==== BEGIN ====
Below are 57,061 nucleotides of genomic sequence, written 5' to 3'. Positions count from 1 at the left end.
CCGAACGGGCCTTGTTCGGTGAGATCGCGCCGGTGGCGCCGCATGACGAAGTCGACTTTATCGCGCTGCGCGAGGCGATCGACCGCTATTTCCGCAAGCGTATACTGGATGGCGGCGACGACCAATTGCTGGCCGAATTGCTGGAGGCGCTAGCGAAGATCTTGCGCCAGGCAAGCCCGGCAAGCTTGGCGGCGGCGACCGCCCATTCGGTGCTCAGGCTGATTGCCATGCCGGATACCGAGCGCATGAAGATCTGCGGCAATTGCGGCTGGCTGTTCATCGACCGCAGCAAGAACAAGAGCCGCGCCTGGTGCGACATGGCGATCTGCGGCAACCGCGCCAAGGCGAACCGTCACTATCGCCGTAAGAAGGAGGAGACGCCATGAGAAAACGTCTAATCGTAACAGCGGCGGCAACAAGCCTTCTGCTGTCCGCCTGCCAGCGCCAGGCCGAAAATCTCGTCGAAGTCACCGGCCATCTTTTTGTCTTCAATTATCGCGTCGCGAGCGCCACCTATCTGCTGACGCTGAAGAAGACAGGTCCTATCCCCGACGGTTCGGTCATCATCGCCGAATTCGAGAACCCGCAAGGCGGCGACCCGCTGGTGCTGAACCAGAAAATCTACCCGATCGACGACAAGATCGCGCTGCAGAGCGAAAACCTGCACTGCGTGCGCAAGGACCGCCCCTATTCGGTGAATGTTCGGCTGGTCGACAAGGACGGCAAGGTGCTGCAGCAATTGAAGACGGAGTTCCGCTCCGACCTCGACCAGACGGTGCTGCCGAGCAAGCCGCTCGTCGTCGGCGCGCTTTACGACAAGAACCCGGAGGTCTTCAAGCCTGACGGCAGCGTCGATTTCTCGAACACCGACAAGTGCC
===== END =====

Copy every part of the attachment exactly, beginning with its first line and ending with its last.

Below are 57,061 nucleotides of genomic sequence, written 5' to 3'. Positions count from 1 at the left end.
CCGAACGGGCCTTGTTCGGTGAGATCGCGCCGGTGGCGCCGCATGACGAAGTCGACTTTATCGCGCTGCGCGAGGCGATCGACCGCTATTTCCGCAAGCGTATACTGGATGGCGGCGACGACCAATTGCTGGCCGAATTGCTGGAGGCGCTAGCGAAGATCTTGCGCCAGGCAAGCCCGGCAAGCTTGGCGGCGGCGACCGCCCATTCGGTGCTCAGGCTGATTGCCATGCCGGATACCGAGCGCATGAAGATCTGCGGCAATTGCGGCTGGCTGTTCATCGACCGCAGCAAGAACAAGAGCCGCGCCTGGTGCGACATGGCGATCTGCGGCAACCGCGCCAAGGCGAACCGTCACTATCGCCGTAAGAAGGAGGAGACGCCATGAGAAAACGTCTAATCGTAACAGCGGCGGCAACAAGCCTTCTGCTGTCCGCCTGCCAGCGCCAGGCCGAAAATCTCGTCGAAGTCACCGGCCATCTTTTTGTCTTCAATTATCGCGTCGCGAGCGCCACCTATCTGCTGACGCTGAAGAAGACAGGTCCTATCCCCGACGGTTCGGTCATCATCGCCGAATTCGAGAACCCGCAAGGCGGCGACCCGCTGGTGCTGAACCAGAAAATCTACCCGATCGACGACAAGATCGCGCTGCAGAGCGAAAACCTGCACTGCGTGCGCAAGGACCGCCCCTATTCGGTGAATGTTCGGCTGGTCGACAAGGACGGCAAGGTGCTGCAGCAATTGAAGACGGAGTTCCGCTCCGACCTCGACCAGACGGTGCTGCCGAGCAAGCCGCTCGTCGTCGGCGCGCTTTACGACAAGAACCCGGAGGTCTTCAAGCCTGACGGCAGCGTCGATTTCTCGAACACCGACAAGTGCC